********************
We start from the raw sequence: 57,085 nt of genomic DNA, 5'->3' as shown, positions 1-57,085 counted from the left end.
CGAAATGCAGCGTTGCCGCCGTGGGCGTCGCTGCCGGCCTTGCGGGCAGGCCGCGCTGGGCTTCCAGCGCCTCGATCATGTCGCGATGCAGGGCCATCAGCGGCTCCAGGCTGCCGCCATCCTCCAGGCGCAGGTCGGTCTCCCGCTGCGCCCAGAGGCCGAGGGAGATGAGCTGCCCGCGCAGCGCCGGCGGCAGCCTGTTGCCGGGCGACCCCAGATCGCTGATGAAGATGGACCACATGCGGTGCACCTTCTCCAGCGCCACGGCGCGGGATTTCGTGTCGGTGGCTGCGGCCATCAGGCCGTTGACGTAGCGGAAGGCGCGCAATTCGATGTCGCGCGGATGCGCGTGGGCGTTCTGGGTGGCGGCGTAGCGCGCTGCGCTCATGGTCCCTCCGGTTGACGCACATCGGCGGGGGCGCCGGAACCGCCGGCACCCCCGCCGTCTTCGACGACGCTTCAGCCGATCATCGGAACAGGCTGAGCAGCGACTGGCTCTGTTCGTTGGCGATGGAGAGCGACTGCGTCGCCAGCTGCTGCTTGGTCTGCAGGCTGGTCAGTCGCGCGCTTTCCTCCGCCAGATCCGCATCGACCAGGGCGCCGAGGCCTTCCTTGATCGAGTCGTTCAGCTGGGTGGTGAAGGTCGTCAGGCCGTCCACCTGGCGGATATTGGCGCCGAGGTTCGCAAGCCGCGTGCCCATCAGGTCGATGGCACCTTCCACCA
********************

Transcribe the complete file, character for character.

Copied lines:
We start from the raw sequence: 57,085 nt of genomic DNA, 5'->3' as shown, positions 1-57,085 counted from the left end.
CGAAATGCAGCGTTGCCGCCGTGGGCGTCGCTGCCGGCCTTGCGGGCAGGCCGCGCTGGGCTTCCAGCGCCTCGATCATGTCGCGATGCAGGGCCATCAGCGGCTCCAGGCTGCCGCCATCCTCCAGGCGCAGGTCGGTCTCCCGCTGCGCCCAGAGGCCGAGGGAGATGAGCTGCCCGCGCAGCGCCGGCGGCAGCCTGTTGCCGGGCGACCCCAGATCGCTGATGAAGATGGACCACATGCGGTGCACCTTCTCCAGCGCCACGGCGCGGGATTTCGTGTCGGTGGCTGCGGCCATCAGGCCGTTGACGTAGCGGAAGGCGCGCAATTCGATGTCGCGCGGATGCGCGTGGGCGTTCTGGGTGGCGGCGTAGCGCGCTGCGCTCATGGTCCCTCCGGTTGACGCACATCGGCGGGGGCGCCGGAACCGCCGGCACCCCCGCCGTCTTCGACGACGCTTCAGCCGATCATCGGAACAGGCTGAGCAGCGACTGGCTCTGTTCGTTGGCGATGGAGAGCGACTGCGTCGCCAGCTGCTGCTTGGTCTGCAGGCTGGTCAGTCGCGCGCTTTCCTCCGCCAGATCCGCATCGACCAGGGCGCCGAGGCCTTCCTTGATCGAGTCGTTCAGCTGGGTGGTGAAGGTCGTCAGGCCGTCCACCTGGCGGATATTGGCGCCGAGGTTCGCAAGCCGCGTGCCCATCAGGTCGATGGCACCTTCCACCA